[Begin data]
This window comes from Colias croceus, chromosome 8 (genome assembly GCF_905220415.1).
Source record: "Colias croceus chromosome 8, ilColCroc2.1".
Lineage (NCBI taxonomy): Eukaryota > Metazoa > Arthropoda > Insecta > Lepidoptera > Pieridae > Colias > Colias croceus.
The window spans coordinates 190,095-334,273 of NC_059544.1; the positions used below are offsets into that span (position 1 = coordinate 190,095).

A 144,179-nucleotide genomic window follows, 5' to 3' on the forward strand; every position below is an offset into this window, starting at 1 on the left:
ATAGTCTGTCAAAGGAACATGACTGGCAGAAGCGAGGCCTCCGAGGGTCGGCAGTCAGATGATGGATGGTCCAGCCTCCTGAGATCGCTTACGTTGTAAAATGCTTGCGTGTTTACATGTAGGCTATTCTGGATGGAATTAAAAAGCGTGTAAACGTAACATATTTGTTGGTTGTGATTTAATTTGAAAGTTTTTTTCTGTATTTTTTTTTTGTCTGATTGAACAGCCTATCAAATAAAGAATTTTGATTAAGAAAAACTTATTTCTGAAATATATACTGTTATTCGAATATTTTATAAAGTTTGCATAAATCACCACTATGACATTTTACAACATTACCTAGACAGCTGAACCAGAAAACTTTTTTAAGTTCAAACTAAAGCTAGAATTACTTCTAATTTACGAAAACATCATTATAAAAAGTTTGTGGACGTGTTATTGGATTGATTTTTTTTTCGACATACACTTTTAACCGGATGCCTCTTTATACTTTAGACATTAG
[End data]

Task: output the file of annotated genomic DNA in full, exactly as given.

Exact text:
This window comes from Colias croceus, chromosome 8 (genome assembly GCF_905220415.1).
Source record: "Colias croceus chromosome 8, ilColCroc2.1".
Lineage (NCBI taxonomy): Eukaryota > Metazoa > Arthropoda > Insecta > Lepidoptera > Pieridae > Colias > Colias croceus.
The window spans coordinates 190,095-334,273 of NC_059544.1; the positions used below are offsets into that span (position 1 = coordinate 190,095).

A 144,179-nucleotide genomic window follows, 5' to 3' on the forward strand; every position below is an offset into this window, starting at 1 on the left:
ATAGTCTGTCAAAGGAACATGACTGGCAGAAGCGAGGCCTCCGAGGGTCGGCAGTCAGATGATGGATGGTCCAGCCTCCTGAGATCGCTTACGTTGTAAAATGCTTGCGTGTTTACATGTAGGCTATTCTGGATGGAATTAAAAAGCGTGTAAACGTAACATATTTGTTGGTTGTGATTTAATTTGAAAGTTTTTTTCTGTATTTTTTTTTTGTCTGATTGAACAGCCTATCAAATAAAGAATTTTGATTAAGAAAAACTTATTTCTGAAATATATACTGTTATTCGAATATTTTATAAAGTTTGCATAAATCACCACTATGACATTTTACAACATTACCTAGACAGCTGAACCAGAAAACTTTTTTAAGTTCAAACTAAAGCTAGAATTACTTCTAATTTACGAAAACATCATTATAAAAAGTTTGTGGACGTGTTATTGGATTGATTTTTTTTTCGACATACACTTTTAACCGGATGCCTCTTTATACTTTAGACATTAG